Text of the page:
March 18, 2019
Other Voices

CT biz will adjust to $15 min. wage; state will be stronger for it

David Cooper

As Connecticut lawmakers consider raising the state minimum wage to $15 an hour, some businesses may be thinking, "How could we possibly make that work?"

It's an understandable reaction for any individual firm. Success is hard, particularly for small businesses that often operate on thin margins with little cushion. But no individual firm is operating in a vacuum, and it's important to review what we know about the minimum wage's impact on the broader economy.

The U.S. has had minimum wages for over 80 years and, after decades of research, the evidence shows that when higher standards are set for how all businesses must operate, individual owners have less to fear than they may think.

Gradually raising the Connecticut minimum wage to $15 may require adjustments, but it would ultimately put the state economy on surer footing, strengthening a consumer base on which more businesses can grow.

Low-wage workers are customers too. In fact, most workers who would get a raise from a $15 minimum wage come from low-income households that tend to quickly spend every dollar they receive just to make ends meet.

That means every extra dollar going into affected workers' paychecks typically goes right back into the local economy in the form of more groceries purchased, a night out for pizza, or a down payment on a car. And for every employee at the locally owned shop getting a raise, there's likely 10 at the national chain whose paychecks will now include dollars that would otherwise have gone to corporate bank accounts in Little Rock or on Wall Street.

With a higher minimum wage, businesses would not only likely see more customers coming in the door, they'd also see fewer employees heading out of it. Higher minimum wages reduce turnover, lowering costs associated with recruiting, hiring and training new staff. As workers stay on the job longer, they develop better skills and provide better customer service. Higher wages are associated with lower absenteeism and higher productivity. An employee working two jobs might now need only one, and she can focus on doing that job well.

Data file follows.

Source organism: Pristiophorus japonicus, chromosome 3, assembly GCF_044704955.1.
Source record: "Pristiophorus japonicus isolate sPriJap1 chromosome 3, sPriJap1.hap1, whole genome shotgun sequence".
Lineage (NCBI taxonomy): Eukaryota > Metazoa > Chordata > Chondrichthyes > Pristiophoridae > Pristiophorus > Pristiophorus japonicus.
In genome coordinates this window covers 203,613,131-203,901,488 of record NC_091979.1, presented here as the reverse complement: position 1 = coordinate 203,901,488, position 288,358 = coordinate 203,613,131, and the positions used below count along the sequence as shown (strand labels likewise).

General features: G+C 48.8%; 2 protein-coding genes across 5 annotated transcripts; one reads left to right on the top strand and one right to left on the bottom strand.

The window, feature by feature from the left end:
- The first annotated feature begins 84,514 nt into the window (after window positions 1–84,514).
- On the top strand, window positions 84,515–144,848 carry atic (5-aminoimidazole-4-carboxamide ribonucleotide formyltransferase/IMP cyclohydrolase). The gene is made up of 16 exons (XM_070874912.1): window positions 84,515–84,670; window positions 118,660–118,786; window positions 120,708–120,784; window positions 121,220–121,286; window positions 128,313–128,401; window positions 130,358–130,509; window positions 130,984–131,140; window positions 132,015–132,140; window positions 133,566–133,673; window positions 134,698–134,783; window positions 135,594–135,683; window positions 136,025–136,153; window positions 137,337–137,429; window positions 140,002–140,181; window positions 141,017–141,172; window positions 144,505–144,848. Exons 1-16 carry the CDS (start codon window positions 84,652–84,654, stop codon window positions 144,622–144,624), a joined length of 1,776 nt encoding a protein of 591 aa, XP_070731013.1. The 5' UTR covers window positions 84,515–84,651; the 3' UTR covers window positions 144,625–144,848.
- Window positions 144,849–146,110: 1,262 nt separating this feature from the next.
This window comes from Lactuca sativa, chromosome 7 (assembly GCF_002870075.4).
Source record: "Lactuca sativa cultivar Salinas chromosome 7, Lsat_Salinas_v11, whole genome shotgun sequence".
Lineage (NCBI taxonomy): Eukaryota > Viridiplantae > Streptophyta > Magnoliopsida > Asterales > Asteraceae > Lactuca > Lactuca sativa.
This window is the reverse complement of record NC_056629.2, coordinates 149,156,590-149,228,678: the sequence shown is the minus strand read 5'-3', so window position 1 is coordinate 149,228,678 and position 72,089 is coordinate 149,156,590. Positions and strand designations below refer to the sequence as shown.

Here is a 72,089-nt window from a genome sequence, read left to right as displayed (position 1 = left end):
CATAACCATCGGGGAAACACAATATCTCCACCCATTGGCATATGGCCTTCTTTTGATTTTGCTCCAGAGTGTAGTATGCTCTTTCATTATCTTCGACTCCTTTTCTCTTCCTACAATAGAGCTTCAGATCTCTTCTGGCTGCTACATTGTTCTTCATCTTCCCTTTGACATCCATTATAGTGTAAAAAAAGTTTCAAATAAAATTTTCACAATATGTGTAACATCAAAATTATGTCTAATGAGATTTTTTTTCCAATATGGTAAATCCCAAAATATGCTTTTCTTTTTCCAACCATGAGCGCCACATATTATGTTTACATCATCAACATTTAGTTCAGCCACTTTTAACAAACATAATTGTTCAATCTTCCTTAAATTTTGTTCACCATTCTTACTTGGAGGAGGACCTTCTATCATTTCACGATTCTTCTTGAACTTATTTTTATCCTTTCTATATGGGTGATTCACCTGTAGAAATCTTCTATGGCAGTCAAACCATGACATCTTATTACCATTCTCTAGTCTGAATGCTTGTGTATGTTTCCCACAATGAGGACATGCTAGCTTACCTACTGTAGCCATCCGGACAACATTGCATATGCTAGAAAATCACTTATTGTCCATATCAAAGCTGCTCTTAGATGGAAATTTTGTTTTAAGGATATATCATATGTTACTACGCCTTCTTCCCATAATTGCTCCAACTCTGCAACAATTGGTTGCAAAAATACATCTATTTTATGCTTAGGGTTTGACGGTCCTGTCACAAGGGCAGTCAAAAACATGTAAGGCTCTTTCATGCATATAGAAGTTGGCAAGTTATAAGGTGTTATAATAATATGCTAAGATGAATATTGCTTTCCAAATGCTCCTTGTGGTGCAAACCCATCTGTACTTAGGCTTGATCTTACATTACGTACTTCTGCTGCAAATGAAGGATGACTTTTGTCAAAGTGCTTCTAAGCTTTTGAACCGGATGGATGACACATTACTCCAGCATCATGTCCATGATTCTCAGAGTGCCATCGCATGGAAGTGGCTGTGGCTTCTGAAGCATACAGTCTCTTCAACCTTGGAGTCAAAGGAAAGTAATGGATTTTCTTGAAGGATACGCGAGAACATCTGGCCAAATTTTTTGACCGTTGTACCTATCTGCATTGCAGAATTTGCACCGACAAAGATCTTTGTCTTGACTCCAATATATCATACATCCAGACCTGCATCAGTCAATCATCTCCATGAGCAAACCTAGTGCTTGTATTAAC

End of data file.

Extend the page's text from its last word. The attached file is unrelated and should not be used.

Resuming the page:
It's for these reasons — and the fact that low-wage labor is only one portion of total operating costs — that businesses can typically absorb minimum-wage hikes with relatively small price increases. Studies have found that in industries with large shares of affected workers, minimum-wage hikes typically raise prices by less than 1 percent for every 10 percent change in the minimum wage. And, in most cases, when a business does face higher labor costs from a higher minimum wage, so do all its competitors. Thus, if a firm needs to adjust its pricing, it can typically do so without facing any competitive disadvantage.

Some businesses may need to adjust how they operate — yet, contrary to opponents' warnings of economic ruin and massive job losses, states and cities throughout the U.S. have raised their minimum wages hundreds of times and the sky has never fallen. Rather, the bulk of research over the past two decades has found that minimum-wage hikes have lifted pay with little impact on employment.

In fact, as economists have looked beyond the narrow question of employment impacts, they have found that the benefits of higher minimum wages far outweigh any potential costs. Research shows that raising the minimum wage lifts family incomes, reduces poverty, and spurs faster income growth. Higher minimum wages are associated with better public health outcomes, less need for taxpayer-funded public assistance, and even lower rates of recidivism.

With New York and Massachusetts already on their way to $15, Connecticut businesses may find themselves increasingly struggling to attract and retain staff. The Economic Policy Institute estimates that hundreds of thousands of Connecticut workers would receive over $1 billion in added pay if the minimum is raised. Both sides may soon be wondering, "Why are we waiting?"

David Cooper is a senior analyst at the Economic Policy Institute, a progressive think tank in Washington, D.C.

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